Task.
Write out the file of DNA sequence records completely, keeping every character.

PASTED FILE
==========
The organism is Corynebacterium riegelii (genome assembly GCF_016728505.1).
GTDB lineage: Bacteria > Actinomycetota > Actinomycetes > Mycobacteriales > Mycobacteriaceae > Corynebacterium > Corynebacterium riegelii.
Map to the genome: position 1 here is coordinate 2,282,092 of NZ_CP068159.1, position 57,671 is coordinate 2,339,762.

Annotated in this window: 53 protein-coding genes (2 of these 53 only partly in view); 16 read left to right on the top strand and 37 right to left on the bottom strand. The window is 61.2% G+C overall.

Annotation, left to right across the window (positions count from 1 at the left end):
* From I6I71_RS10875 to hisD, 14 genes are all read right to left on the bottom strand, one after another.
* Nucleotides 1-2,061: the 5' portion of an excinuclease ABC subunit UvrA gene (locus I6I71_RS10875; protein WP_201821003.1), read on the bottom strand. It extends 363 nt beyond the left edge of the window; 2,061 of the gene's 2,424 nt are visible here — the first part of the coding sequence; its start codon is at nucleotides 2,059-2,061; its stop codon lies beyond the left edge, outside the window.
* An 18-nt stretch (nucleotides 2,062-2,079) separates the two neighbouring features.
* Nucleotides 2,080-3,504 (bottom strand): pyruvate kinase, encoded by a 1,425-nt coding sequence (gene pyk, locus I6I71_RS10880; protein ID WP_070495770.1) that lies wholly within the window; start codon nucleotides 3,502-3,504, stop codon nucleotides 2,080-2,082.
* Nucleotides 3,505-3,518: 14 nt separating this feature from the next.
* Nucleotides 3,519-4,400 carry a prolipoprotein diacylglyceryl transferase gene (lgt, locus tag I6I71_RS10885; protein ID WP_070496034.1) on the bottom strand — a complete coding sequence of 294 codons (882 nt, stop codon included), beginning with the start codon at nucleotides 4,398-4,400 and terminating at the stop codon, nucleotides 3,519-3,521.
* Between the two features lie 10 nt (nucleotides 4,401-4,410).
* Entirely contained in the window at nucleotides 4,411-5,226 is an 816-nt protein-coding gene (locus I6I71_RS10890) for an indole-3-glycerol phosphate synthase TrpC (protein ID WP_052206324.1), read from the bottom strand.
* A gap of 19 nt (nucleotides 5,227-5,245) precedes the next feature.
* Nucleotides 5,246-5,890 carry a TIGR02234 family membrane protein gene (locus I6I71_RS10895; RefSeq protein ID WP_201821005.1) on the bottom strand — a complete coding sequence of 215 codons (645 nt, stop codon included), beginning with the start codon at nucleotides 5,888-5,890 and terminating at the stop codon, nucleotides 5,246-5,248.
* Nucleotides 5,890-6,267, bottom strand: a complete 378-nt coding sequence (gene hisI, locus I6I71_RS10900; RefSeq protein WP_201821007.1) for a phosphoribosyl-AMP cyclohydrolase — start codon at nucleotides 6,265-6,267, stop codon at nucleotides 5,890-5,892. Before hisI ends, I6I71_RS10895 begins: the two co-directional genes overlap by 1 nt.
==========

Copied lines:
The organism is Corynebacterium riegelii (genome assembly GCF_016728505.1).
GTDB lineage: Bacteria > Actinomycetota > Actinomycetes > Mycobacteriales > Mycobacteriaceae > Corynebacterium > Corynebacterium riegelii.
Map to the genome: position 1 here is coordinate 2,282,092 of NZ_CP068159.1, position 57,671 is coordinate 2,339,762.

Annotated in this window: 53 protein-coding genes (2 of these 53 only partly in view); 16 read left to right on the top strand and 37 right to left on the bottom strand. The window is 61.2% G+C overall.

Annotation, left to right across the window (positions count from 1 at the left end):
* From I6I71_RS10875 to hisD, 14 genes are all read right to left on the bottom strand, one after another.
* Nucleotides 1-2,061: the 5' portion of an excinuclease ABC subunit UvrA gene (locus I6I71_RS10875; protein WP_201821003.1), read on the bottom strand. It extends 363 nt beyond the left edge of the window; 2,061 of the gene's 2,424 nt are visible here — the first part of the coding sequence; its start codon is at nucleotides 2,059-2,061; its stop codon lies beyond the left edge, outside the window.
* An 18-nt stretch (nucleotides 2,062-2,079) separates the two neighbouring features.
* Nucleotides 2,080-3,504 (bottom strand): pyruvate kinase, encoded by a 1,425-nt coding sequence (gene pyk, locus I6I71_RS10880; protein ID WP_070495770.1) that lies wholly within the window; start codon nucleotides 3,502-3,504, stop codon nucleotides 2,080-2,082.
* Nucleotides 3,505-3,518: 14 nt separating this feature from the next.
* Nucleotides 3,519-4,400 carry a prolipoprotein diacylglyceryl transferase gene (lgt, locus tag I6I71_RS10885; protein ID WP_070496034.1) on the bottom strand — a complete coding sequence of 294 codons (882 nt, stop codon included), beginning with the start codon at nucleotides 4,398-4,400 and terminating at the stop codon, nucleotides 3,519-3,521.
* Between the two features lie 10 nt (nucleotides 4,401-4,410).
* Entirely contained in the window at nucleotides 4,411-5,226 is an 816-nt protein-coding gene (locus I6I71_RS10890) for an indole-3-glycerol phosphate synthase TrpC (protein ID WP_052206324.1), read from the bottom strand.
* A gap of 19 nt (nucleotides 5,227-5,245) precedes the next feature.
* Nucleotides 5,246-5,890 carry a TIGR02234 family membrane protein gene (locus I6I71_RS10895; RefSeq protein ID WP_201821005.1) on the bottom strand — a complete coding sequence of 215 codons (645 nt, stop codon included), beginning with the start codon at nucleotides 5,888-5,890 and terminating at the stop codon, nucleotides 5,246-5,248.
* Nucleotides 5,890-6,267, bottom strand: a complete 378-nt coding sequence (gene hisI, locus I6I71_RS10900; RefSeq protein WP_201821007.1) for a phosphoribosyl-AMP cyclohydrolase — start codon at nucleotides 6,265-6,267, stop codon at nucleotides 5,890-5,892. Before hisI ends, I6I71_RS10895 begins: the two co-directional genes overlap by 1 nt.